I discovered that Pat and I both enjoy wearing skeins of yarn as decorations,
and I managed to only look a little worried as Pat rang up my sale.
When Joe saw this picture he asked if I was worried that I was spending too much money. Isn’t that cute? (Seriously, after all these years…can you imagine? I am looking at the pile of yarn that I have and I am worried that I have not purchased enough. Turns out that Pat does mail order. That’s right. You heard it here. Don’t all call at once.)
Now I know what you all want to know. In fact, I found Natalie demanding it.
Without further ado…The Haul.
This is Dreadlocks. It is the most stunning colourway in the world and I snatched it off of Pat’s porch (it was still wet) after I decided that telling some innocent guy who was sitting near it that I was willing to fight him if he touched it wasn’t enough of a defense. (I may also have mentioned that I am “short but wiry” ). It was not a proud moment, but the yarn is mine. It comes with a poncho pattern.
This is Curlylocks, little brother to the bad boy above. Same structure, smaller scale, in the same beautiful colours as the Dreadlocks, even though it doesn’t look like it. Enough for a poncho. (I know. Another poncho. Yeah, yeah…the first step is admitting I have a problem….)
This is…. What was this? Some kind of wool/silk combo, tons of yardage. Pat says enough to do a sweater. (I believe every word out of Pat’s mouth.) This is the disadvantage of grabbing skeins of yarn and spiriting them away before Pat can even get labels on them. Hey Pat? What is this? How much is there?
Pretty though. I was thinking about some kind of ribbed 3/4 length sleeve sweater. (See? Not a poncho. I’m in recovery).
This is some Mo, and some Blue Faced Leicester hand dyed in the same colourway. This is a completely crappy picture, the colours are actually way more Autumn. It came with a mitten pattern where you hold the two yarns together throughout…but there’s no telling what I’ll do with it. (Assuming that I can stop using it the way I am now…which is as some sort of bedside table decoration/pet.)
This is a very well controlled purchase of roving and sliver. The top is mohair, the bottom wool. It has gone to live with my other Fleece Artist rovings and slivers in the cupboard. I know it will be happy with it’s many new friends.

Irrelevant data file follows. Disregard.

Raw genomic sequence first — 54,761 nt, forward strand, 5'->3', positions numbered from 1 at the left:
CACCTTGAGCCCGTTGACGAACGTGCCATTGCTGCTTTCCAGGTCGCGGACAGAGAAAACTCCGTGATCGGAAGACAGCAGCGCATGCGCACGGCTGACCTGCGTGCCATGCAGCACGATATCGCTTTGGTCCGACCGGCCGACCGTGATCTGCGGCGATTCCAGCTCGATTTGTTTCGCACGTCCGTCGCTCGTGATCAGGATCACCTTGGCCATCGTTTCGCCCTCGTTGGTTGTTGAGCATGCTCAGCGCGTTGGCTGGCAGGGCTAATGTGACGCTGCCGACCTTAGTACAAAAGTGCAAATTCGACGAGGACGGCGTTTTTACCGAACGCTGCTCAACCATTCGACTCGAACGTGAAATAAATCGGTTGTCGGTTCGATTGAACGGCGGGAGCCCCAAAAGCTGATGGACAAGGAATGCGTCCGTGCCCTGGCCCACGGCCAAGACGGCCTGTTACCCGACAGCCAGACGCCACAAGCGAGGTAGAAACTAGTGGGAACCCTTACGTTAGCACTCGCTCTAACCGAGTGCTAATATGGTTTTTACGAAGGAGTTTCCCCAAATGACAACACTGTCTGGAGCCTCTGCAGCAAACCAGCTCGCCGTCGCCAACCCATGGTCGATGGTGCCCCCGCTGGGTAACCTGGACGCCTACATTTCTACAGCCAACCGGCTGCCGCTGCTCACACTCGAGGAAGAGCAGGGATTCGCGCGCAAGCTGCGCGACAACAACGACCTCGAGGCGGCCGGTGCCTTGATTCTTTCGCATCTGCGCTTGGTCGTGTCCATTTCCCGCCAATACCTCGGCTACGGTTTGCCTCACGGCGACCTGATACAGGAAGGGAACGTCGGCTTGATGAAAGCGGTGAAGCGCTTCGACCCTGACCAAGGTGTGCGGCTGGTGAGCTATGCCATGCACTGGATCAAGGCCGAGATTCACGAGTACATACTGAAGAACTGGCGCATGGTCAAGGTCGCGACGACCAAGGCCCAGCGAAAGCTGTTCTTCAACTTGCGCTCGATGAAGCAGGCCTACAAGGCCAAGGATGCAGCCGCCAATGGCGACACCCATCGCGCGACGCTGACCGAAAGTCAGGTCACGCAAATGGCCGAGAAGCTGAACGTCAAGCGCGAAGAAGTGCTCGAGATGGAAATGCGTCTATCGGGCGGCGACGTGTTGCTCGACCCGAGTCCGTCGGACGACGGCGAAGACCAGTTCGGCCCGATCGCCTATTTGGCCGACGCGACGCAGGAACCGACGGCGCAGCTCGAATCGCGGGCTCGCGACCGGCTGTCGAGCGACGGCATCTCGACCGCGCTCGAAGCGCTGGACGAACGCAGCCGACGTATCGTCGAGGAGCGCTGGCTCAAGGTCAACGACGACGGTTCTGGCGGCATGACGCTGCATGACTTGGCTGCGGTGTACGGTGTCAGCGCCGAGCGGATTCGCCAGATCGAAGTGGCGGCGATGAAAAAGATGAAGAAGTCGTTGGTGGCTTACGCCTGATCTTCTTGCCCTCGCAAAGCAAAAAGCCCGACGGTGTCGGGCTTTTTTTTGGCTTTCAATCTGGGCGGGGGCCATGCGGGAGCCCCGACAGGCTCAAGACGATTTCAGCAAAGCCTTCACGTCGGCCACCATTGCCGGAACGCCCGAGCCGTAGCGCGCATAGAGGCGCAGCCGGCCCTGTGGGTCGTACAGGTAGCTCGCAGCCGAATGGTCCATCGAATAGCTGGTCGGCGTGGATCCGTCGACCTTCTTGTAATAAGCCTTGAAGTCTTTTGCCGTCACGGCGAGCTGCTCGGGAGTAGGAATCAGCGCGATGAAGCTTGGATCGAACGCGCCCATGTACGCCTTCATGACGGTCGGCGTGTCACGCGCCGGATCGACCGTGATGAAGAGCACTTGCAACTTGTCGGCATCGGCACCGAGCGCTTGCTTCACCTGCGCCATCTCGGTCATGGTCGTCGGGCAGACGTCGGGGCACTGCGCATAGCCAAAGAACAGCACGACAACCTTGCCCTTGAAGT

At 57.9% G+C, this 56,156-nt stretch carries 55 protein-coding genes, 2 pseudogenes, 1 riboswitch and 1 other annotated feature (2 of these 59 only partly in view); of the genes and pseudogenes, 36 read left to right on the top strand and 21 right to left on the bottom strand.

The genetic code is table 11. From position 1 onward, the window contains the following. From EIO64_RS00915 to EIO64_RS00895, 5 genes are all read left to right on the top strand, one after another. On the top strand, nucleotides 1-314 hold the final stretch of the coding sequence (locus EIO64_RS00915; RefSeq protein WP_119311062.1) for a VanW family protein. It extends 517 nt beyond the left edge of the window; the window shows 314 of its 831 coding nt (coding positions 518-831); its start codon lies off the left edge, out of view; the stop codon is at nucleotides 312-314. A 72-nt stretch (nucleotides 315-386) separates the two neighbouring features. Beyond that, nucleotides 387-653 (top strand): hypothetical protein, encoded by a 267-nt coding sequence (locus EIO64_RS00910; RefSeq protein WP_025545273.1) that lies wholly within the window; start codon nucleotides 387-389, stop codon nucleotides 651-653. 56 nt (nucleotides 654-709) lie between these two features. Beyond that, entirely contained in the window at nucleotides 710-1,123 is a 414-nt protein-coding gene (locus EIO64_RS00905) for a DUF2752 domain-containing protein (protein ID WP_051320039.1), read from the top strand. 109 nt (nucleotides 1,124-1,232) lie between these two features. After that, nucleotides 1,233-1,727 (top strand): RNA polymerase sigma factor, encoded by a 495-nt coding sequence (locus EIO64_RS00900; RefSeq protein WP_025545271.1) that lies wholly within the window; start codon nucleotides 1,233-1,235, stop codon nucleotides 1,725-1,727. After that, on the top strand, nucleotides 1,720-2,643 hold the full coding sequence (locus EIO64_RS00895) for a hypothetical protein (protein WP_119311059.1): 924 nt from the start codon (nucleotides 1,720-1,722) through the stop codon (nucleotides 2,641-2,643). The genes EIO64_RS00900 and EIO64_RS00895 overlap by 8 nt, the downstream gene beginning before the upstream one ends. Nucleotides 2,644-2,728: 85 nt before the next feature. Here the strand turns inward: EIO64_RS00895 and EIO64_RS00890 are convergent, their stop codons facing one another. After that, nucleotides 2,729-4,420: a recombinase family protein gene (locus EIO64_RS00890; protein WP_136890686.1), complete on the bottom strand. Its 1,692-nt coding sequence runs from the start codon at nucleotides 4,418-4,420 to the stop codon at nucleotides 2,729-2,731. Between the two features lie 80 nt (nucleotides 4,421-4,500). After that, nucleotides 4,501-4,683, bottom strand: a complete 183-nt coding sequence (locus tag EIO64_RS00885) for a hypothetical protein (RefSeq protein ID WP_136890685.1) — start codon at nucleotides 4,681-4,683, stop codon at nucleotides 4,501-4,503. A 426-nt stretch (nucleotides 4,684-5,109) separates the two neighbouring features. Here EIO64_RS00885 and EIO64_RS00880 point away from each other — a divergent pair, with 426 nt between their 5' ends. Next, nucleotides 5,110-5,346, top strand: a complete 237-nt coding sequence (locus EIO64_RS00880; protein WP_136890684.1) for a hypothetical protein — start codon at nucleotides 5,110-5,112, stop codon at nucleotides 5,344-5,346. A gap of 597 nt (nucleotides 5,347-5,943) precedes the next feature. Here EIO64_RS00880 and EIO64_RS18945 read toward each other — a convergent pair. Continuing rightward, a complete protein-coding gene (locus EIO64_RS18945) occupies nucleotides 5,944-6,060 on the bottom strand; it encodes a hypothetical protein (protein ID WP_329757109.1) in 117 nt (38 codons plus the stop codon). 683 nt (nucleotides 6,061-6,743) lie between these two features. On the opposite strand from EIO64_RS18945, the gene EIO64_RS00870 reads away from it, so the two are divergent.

(Is anybody sick of this yet?)
These are my new Opal Sock Yarns, (welcome home babies) as well as one ball of Regia that Camille said was Cape Breton colours. She’s right, the green and gold are perfect. I can’t be the only one who buys souvenir sock yarn…right?
Now this…this is pretty cool. It’s a “Narrow Scarf” kit, and the needles I’m using are River John “swing” needles. The needles are like big dpns, with removable ends that allow you to work one row of two different yarns, without the yarn you just used getting stuck at the wrong end. In the photo above I’ve just finished a row with the boucle, and now I want to work a row with the slub. No problem…
Get it? I just moved the direction of the needle (I actually don’t use the “stoppers” when there are so few stitches) and now I can just pick up the slub and go.
These needles accomplish what a circular would (working back and forth) without being a circular (for those of us with an anti-circular bias) and I find it less annoying than pushing 20 stitches back and forth across a cable. Extremely cool. (Again…don’t all call Pat at once.)
It’s good that I bought the swing needles, because I may also have placed an order for a custom-dyed (autumn colourway) one of these. Which is worked with one row of each of two yarns.
What all of this means is that your local harlot is now doing something that she has never done before.
I, Stephanie Pearl-McPhee…aka The Yarn Harlot, do solemnly swear that even though it runs contrary to every stinking bone in my body, that even though it offends my sensibilities and annoys every cell in my being, I will now enter a period of “Yarn Diet” designed to restore balance to my rich and full fibre life. I will acknowledge that I have a great deal of yarn, wool and fleece, and that no harm will come to me, nor will I be starved of happiness if I do not purchase yarn for a little while. I will control myself and use the wonderful yarn that I already have until equilibrium is regained. I will not make a yarn purchase (or “borrow” more yarn) until I go to Rhinebeck.
May the force be with me.